The six stories in Evidence were mainly published in the eighties, except for Michael Moorcock's 1979 "Crossing into Cambodia," dedicated to the Russian writer Isaac Babel. Moorcock's wonderful tale brought to mind Goeff Ryman's multiple award-winning novella "The Unconquered Country," which I first read in Interzone in 1982 and which I much prefer to "Pol Pot's Beautiful Daughter," Ryman's more recent Cambodian story. Both Moorcock's piece and Ryman's novella discuss, among other things, what often happens to young women in countries at war. In Moorcock's story it's the depressing usual, while in Ryman's they grow weapons in their wombs, which is a pretty New Weird idea itself, although that story is not included here. This is not a criticism, as I can only imagine the contortions the VanderMeers went through to put together their short-list.
I first read M. John Harrison in early '80s Interzone too, and his "The Luck In The Head" is also included in Stimuli. I was glad to read it, as it caused me to reflect that his strange cities have influenced my own. Kathe Koja is the only woman writer included in Stimuli, with her story "The Neglected Garden," in which an angry young woman attaches herself to the backyard fence where she begins to sprout flowers and foliage, garnering further abuse from her boyfriend, this time in the form of herbicides. That may sound funny, but described in Koja's lissome prose, it's elegantly Goth, and honestly horrific.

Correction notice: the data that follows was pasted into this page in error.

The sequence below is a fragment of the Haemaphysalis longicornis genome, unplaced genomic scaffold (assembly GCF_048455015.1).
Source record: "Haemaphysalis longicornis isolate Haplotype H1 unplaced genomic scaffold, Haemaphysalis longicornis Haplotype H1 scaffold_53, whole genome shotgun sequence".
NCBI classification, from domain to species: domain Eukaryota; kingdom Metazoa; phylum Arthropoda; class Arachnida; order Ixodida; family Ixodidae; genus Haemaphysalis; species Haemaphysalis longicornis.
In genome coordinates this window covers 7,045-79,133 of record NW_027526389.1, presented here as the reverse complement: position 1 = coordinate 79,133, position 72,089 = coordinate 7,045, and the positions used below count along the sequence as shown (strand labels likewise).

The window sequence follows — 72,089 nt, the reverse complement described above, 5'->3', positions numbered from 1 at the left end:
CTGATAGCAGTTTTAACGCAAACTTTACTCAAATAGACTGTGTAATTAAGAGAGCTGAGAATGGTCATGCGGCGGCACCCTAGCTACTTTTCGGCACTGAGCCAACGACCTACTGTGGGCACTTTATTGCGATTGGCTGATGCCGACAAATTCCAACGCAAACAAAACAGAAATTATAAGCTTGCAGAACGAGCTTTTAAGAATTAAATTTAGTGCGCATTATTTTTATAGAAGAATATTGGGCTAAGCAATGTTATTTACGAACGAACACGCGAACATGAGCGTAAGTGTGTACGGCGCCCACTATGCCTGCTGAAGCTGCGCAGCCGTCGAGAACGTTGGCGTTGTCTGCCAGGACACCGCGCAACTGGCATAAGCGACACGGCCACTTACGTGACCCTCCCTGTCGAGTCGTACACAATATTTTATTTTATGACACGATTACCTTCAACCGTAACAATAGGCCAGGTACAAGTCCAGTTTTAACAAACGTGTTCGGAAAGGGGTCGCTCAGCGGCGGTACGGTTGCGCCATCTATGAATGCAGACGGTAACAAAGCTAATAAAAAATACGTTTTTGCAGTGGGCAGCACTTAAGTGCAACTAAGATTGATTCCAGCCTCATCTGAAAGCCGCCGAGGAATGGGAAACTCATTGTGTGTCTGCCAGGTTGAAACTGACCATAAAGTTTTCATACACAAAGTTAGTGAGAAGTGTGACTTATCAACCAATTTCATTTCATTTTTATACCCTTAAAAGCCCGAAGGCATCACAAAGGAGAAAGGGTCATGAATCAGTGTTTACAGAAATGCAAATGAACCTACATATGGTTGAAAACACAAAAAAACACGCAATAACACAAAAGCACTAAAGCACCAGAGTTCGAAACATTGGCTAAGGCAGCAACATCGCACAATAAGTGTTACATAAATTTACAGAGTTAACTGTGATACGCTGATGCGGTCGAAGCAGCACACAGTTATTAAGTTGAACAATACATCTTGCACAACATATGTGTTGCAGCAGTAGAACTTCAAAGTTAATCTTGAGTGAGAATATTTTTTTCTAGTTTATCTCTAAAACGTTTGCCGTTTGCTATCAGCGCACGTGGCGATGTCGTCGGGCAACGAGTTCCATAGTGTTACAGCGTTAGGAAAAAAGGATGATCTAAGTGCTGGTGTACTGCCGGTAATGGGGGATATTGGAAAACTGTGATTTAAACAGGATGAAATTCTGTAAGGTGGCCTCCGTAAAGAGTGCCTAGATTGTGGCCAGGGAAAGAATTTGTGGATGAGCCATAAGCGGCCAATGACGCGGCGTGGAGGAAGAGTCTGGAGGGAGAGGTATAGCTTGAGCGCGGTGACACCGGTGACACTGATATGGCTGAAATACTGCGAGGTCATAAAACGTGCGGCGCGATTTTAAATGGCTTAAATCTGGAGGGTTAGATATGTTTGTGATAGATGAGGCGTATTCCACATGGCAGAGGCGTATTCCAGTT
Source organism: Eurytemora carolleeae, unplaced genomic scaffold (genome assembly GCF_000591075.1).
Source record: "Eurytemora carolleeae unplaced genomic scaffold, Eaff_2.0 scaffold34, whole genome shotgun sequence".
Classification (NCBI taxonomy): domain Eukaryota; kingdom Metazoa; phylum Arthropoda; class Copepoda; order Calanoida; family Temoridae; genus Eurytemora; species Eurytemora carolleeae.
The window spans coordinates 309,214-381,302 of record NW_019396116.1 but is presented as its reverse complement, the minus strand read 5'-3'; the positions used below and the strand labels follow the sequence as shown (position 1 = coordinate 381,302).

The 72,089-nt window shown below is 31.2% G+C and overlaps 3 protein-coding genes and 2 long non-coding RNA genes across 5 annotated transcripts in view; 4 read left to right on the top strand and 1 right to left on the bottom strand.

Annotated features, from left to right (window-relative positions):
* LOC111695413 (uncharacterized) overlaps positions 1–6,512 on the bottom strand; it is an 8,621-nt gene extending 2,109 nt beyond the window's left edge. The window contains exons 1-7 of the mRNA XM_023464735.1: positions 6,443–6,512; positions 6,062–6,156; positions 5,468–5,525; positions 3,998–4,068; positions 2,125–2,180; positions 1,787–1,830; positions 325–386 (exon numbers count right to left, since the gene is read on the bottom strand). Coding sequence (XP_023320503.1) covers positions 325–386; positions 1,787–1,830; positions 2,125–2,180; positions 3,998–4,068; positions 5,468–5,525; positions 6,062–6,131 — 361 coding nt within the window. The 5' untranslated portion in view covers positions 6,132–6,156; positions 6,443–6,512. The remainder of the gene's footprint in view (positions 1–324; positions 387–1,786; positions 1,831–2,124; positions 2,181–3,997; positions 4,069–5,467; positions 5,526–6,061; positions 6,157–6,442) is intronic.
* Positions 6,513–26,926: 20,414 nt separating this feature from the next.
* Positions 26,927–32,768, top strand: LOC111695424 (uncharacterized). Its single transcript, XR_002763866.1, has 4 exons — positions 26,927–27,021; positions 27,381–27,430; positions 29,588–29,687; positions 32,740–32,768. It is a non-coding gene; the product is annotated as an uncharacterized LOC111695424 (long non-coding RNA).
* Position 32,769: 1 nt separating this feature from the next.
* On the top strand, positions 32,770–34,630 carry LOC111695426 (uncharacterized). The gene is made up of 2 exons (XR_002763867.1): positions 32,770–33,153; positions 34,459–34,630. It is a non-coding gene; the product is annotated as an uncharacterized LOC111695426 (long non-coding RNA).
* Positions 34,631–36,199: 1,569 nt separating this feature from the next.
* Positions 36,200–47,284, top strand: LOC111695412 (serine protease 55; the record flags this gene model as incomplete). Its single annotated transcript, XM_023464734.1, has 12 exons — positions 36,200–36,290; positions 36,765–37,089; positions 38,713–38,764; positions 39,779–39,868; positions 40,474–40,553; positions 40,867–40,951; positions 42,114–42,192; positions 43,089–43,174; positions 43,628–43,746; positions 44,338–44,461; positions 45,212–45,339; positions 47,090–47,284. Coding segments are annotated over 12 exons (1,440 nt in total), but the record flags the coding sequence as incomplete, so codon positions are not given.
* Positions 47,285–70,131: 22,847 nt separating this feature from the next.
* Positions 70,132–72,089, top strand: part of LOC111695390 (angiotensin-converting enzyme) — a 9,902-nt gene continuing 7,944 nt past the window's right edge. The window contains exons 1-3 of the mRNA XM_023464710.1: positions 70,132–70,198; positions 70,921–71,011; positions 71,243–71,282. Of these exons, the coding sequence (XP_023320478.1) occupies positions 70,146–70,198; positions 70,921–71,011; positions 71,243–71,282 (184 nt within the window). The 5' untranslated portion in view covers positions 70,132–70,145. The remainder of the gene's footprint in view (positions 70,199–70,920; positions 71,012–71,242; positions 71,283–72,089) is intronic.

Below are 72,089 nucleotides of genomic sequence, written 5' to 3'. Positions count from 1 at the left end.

Thomas Ligotti's "A Soft Voice Whispers Nothing" is a gentle metaphysical nightmare. Its 1997 publication date also makes it the most recent of the Stimuli stories. Clive Barker's "In The Hills, the Cities" describes a nice young gay couple traveling through Eastern Europe to work on their relationship. In Yugoslavia they stumble upon a strange rite in which rival cities build giants harnessed together out of human beings which fight one another to the death. In Barker's hands this implausible idea becomes persuasively creepy, yet at the same time, comedic. Simon D. Ing's "The Braining of Mother Lamprey" follows an apprentice mage in a future world where magic has superseded science, apparently to no great gain, as Ing's rival wizards seem more interested in using their magic for nasty purposes than, say, for creating world peace. We root for young Ashura as he navigates his strange city trying to save his winsome pregnant girlfriend Foxtongue.